Huge product rangeOver 140,000 books & equipment products
Rapid shippingUK & Worldwide
Pay in £, € or U.S.$By card, cheque, transfer, draft
Exceptional customer serviceGet specialist help and advice
Offers 6 detailed case studies that show how strategies adopted by local communities achieved positive results despite a strong state bias toward development and the absence of existing advocacy groups, a free press, or politically vulnerable elected officials. O'Rourke's policy model of community-state synergy challenges traditional notions of state-centric environmental regulation and the idea that market mechanisms are the best way to solve environmental problems in developing countries.
Dara O'Rourke is Assistant Professor in the Department of Environmental Science, Policy, and Management at the University of California, Berkeley.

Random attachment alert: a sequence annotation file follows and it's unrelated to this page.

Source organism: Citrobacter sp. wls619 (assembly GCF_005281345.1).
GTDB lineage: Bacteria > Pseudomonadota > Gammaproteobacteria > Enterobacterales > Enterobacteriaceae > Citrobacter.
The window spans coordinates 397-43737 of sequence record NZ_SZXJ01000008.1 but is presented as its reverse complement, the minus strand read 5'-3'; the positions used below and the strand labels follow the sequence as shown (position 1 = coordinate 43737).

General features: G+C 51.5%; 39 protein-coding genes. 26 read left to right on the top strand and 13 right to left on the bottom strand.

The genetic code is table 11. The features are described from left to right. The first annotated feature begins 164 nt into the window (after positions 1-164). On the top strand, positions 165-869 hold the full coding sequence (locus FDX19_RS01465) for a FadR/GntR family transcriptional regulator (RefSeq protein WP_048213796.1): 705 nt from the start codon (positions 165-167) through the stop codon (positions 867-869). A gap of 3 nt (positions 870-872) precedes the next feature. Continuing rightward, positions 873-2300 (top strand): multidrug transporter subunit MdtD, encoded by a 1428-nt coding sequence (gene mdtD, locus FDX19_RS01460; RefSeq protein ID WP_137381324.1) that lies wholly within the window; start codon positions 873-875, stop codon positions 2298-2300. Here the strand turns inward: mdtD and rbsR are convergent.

This book develops an innovative perspective on industrial environmental regulation, convincingly illustrated with strong empirical evidence. Like no one before him, O'Rourke succeeds in providing detailed insight into the often obscure processes of environmental policymaking in Vietnam and the key role communities play in moving this industrializing tiger economy toward sustainability. --Arthur P. J. Mol, Professor and Chair of Environmental Policy and Sociology, Wageningen University, The Netherlands "Dara O'Rourke brings a critically important new dimension to the discourse on sustainability: human agency expressed through community-driven environmental regulation. He offers a rich, detailed account of the Vietnamese people's struggle to sustain their communities against global industry. This book gives hope that continuing political renovation and the rise of civil society in Vietnam can more effectively meet the challenges of environmental management through community-state synergies." --C. Michael Douglass, Director, Globalization Research Center and Professor of Urban and Regional Planning, University of Hawaii "O'Rourke shows that even in the context of a poor market-socialist country whose state places the highest priority on attracting foreign investment in manufacturing, community-driven regulation can be surprisingly effective in reducing pollution and other forms of environmental degradation. Another important conclusion of his study that is relevant to both North and South is the critical role that citizen access to information on pollution emission standards and on how local firms compare to others across the country plays in such regulation." --Frederick H. Buttel, William H. Sewell Professor of Rural Sociology and Professor of Environmental Studies, University of Wisconsin--Madison